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Labour market flexibility

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Title: Labour market flexibility  
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Subject: Zero-hour contract, Flextime, Flexicurity, United Kingdom agency worker law, Innovation
Collection: Employment, Labor, Working Time
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Labour market flexibility

Labour market flexibility refers to the speed with which labour markets adapt to fluctuations and changes in society, the economy or production.


  • Definition 1
  • Theory 2
    • External numerical flexibility 2.1
    • Internal numerical flexibility 2.2
    • Functional flexibility 2.3
    • Financial or wage flexibility 2.4
  • Flexibility for workers 3
  • See also 4
  • Notes 5
  • References 6
  • External links 7


The most common definition of labour market flexibility has been the neo-liberal definition. This entailed the ease of labour market institutions in enabling labour markets to reach a continuous equilibrium determined by the intersection of the demand and supply curve.[1] In the words of Siebert,[2] labour market institutions were seen to inhibit "the clearing functions of the market by weakening the demand for labor, making it less attractive to hire a worker by explicitly pushing up the wage costs or by introducing a negative shadow price for labor; by distorting the labor supply; and by impairing the equilibrating function of the market mechanism (for instance, by influencing bargaining behavior)."[3]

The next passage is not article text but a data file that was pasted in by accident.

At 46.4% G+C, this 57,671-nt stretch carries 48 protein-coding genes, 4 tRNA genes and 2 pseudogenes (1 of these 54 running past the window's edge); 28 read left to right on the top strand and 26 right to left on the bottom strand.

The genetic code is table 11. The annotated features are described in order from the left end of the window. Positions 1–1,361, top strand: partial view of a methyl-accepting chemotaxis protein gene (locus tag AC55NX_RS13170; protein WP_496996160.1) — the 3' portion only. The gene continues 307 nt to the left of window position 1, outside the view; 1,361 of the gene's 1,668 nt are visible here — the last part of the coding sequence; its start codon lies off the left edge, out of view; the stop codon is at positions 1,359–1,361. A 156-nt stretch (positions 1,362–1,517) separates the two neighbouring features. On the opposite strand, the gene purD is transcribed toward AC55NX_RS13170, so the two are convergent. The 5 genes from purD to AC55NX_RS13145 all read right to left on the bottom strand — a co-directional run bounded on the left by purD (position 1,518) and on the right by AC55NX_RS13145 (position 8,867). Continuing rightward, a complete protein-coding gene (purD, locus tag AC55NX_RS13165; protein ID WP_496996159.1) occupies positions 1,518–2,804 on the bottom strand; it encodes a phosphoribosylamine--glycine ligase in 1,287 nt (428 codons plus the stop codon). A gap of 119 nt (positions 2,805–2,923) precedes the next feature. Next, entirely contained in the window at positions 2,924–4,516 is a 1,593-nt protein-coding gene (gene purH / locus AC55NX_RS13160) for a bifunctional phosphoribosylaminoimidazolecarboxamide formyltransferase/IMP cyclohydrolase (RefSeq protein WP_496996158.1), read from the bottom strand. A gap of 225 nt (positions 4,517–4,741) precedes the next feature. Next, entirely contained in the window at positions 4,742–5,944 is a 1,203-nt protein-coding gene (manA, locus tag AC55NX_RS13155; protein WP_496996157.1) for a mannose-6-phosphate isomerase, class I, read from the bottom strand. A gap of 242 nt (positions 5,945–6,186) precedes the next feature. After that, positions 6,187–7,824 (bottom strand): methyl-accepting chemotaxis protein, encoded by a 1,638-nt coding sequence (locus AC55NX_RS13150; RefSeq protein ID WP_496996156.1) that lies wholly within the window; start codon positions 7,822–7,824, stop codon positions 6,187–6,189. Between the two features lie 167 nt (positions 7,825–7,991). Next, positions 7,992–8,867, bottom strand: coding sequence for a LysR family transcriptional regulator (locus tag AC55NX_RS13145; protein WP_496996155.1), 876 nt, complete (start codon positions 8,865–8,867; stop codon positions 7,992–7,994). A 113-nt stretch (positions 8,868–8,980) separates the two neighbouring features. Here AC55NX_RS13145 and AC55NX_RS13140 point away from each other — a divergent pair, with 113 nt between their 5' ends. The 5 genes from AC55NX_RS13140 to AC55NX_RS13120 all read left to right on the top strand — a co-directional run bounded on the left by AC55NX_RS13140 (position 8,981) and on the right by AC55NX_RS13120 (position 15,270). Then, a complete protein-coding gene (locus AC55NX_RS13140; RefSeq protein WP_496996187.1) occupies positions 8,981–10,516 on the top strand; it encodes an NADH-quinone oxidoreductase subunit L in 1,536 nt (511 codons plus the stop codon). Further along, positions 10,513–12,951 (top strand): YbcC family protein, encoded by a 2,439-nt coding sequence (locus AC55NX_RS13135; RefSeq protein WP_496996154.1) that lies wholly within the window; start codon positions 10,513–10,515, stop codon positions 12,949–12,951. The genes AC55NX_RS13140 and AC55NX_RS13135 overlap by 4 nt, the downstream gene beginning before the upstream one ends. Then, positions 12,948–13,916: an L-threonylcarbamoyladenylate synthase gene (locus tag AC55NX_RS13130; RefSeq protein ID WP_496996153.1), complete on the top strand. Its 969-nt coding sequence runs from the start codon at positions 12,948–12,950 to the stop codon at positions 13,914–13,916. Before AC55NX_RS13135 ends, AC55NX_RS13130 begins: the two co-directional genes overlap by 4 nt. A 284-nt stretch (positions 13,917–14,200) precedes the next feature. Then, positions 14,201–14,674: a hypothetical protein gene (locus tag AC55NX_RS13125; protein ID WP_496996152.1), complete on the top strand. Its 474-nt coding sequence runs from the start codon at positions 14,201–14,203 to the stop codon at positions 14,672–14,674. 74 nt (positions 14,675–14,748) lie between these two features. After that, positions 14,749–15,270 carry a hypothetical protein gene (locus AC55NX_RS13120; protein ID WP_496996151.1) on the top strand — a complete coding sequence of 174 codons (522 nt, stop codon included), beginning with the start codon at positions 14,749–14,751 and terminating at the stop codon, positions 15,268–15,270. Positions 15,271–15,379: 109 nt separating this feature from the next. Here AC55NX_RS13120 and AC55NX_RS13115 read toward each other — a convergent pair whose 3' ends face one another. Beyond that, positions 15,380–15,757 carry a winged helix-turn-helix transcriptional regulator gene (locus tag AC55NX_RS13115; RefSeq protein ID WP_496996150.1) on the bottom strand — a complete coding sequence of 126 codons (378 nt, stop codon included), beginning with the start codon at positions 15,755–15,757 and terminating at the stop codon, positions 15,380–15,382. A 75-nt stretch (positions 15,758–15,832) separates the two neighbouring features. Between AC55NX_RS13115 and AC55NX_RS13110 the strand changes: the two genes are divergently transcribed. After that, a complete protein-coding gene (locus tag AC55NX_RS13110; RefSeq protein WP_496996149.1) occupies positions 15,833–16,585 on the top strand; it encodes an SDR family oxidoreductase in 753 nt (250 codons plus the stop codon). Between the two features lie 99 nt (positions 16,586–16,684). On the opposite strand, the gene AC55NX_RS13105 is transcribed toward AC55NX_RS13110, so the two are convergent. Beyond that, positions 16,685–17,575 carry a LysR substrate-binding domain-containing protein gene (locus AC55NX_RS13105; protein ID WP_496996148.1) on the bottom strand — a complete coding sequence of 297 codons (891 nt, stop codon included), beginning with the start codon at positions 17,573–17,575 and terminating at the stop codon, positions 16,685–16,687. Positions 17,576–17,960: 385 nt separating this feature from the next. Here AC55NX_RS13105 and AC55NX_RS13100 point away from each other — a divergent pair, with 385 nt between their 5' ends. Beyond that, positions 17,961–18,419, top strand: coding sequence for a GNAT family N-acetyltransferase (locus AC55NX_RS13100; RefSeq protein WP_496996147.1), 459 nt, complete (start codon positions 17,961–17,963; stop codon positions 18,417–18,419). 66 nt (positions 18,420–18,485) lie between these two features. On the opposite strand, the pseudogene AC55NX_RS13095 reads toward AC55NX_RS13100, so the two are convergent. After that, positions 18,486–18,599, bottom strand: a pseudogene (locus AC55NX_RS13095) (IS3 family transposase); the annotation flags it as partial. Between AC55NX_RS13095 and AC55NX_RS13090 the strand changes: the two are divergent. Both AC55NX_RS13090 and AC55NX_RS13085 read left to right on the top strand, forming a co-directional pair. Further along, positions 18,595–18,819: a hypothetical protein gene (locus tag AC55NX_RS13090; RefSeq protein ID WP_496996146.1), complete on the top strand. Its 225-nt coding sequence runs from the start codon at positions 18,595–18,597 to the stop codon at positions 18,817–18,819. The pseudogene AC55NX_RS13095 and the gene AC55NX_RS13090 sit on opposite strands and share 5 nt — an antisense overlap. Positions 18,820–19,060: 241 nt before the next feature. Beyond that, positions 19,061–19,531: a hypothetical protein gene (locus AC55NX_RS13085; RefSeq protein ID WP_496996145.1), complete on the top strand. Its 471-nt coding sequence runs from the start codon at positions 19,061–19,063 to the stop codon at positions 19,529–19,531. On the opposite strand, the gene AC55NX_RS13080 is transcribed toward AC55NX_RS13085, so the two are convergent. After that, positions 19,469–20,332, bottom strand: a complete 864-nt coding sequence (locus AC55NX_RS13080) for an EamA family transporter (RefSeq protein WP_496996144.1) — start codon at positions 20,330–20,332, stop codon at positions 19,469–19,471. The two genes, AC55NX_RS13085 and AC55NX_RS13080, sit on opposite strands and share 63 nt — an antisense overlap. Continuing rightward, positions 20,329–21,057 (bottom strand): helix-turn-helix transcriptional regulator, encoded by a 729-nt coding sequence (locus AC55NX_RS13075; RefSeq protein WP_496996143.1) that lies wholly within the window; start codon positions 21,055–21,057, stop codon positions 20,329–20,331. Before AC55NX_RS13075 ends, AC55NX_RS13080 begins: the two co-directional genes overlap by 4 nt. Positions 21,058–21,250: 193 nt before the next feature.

The most famous distinction of labour market flexibility is given by Atkinson.[4] Based on the strategies companies use, he notes that there can be four types of flexibility.

External numerical flexibility

External numerical flexibility refers to the adjustment of the labour intake, or the number of workers from the external market. This can be achieved by employing workers on temporary work or fixed-term contracts or through relaxed hiring and firing regulations or in other words relaxation of employment protection legislation, where employers can hire and fire permanent employees according to the firms’ needs.

Internal numerical flexibility

Internal numerical flexibility, sometimes known as working time flexibility or temporal flexibility. This flexibility achieved by adjusting working hours or schedules of workers already employed within the firm. This includes part-time, flexi time or flexible working hours or shifts (including night shifts and weekend shifts), working time accounts, leaves such as parental leave, overtime.

Functional flexibility

Functional flexibility or management and training workers. This can also be achieved by outsourcing activities. Job rotation is a label given to many functional flexibility schemes.

Financial or wage flexibility

Financial or wage flexibility is in which wage levels are not decided collectively and there are more differences between the wages of workers. This is done so that pay and other employment cost reflect the supply and demand of labour. This can be achieved by rate-for-the-job systems, or assessment based pay system, or individual performance wages.

Other than the four types of flexibility there are other types of flexibility that can be used to enhance adaptability, such as locational flexibility or flexibility of place.[5] This entails employees working outside of the normal workplace such as home based work, outworkers or teleworkers. This can also cover workers who are relocated to other offices within the establishment.